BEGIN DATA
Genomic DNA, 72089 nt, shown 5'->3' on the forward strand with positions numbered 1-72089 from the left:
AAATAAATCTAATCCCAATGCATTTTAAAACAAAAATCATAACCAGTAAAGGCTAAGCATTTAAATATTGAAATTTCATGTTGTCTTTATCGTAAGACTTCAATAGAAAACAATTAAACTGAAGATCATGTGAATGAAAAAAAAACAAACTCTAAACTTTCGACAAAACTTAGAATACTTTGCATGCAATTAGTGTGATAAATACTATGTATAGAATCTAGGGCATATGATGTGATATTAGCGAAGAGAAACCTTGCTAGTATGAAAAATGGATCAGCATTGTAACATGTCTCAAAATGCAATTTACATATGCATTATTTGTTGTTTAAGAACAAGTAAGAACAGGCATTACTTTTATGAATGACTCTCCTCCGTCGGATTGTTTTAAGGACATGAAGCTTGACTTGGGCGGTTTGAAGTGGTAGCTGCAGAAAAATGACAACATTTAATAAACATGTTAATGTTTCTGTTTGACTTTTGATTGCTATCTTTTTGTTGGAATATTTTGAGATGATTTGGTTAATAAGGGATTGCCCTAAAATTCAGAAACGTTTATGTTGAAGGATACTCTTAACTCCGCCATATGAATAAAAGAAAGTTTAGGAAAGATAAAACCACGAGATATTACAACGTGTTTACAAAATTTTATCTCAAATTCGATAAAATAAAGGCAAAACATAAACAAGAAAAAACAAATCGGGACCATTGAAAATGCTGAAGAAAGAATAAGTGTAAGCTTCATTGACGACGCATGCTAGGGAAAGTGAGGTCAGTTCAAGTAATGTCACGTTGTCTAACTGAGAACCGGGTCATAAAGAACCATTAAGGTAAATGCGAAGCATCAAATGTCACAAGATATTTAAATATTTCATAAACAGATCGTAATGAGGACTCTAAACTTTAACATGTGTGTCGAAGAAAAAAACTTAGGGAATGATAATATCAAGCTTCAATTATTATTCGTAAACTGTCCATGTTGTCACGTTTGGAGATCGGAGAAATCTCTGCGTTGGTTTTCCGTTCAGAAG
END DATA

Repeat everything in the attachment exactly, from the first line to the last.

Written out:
Genomic DNA, 72089 nt, shown 5'->3' on the forward strand with positions numbered 1-72089 from the left:
AAATAAATCTAATCCCAATGCATTTTAAAACAAAAATCATAACCAGTAAAGGCTAAGCATTTAAATATTGAAATTTCATGTTGTCTTTATCGTAAGACTTCAATAGAAAACAATTAAACTGAAGATCATGTGAATGAAAAAAAAACAAACTCTAAACTTTCGACAAAACTTAGAATACTTTGCATGCAATTAGTGTGATAAATACTATGTATAGAATCTAGGGCATATGATGTGATATTAGCGAAGAGAAACCTTGCTAGTATGAAAAATGGATCAGCATTGTAACATGTCTCAAAATGCAATTTACATATGCATTATTTGTTGTTTAAGAACAAGTAAGAACAGGCATTACTTTTATGAATGACTCTCCTCCGTCGGATTGTTTTAAGGACATGAAGCTTGACTTGGGCGGTTTGAAGTGGTAGCTGCAGAAAAATGACAACATTTAATAAACATGTTAATGTTTCTGTTTGACTTTTGATTGCTATCTTTTTGTTGGAATATTTTGAGATGATTTGGTTAATAAGGGATTGCCCTAAAATTCAGAAACGTTTATGTTGAAGGATACTCTTAACTCCGCCATATGAATAAAAGAAAGTTTAGGAAAGATAAAACCACGAGATATTACAACGTGTTTACAAAATTTTATCTCAAATTCGATAAAATAAAGGCAAAACATAAACAAGAAAAAACAAATCGGGACCATTGAAAATGCTGAAGAAAGAATAAGTGTAAGCTTCATTGACGACGCATGCTAGGGAAAGTGAGGTCAGTTCAAGTAATGTCACGTTGTCTAACTGAGAACCGGGTCATAAAGAACCATTAAGGTAAATGCGAAGCATCAAATGTCACAAGATATTTAAATATTTCATAAACAGATCGTAATGAGGACTCTAAACTTTAACATGTGTGTCGAAGAAAAAAACTTAGGGAATGATAATATCAAGCTTCAATTATTATTCGTAAACTGTCCATGTTGTCACGTTTGGAGATCGGAGAAATCTCTGCGTTGGTTTTCCGTTCAGAAG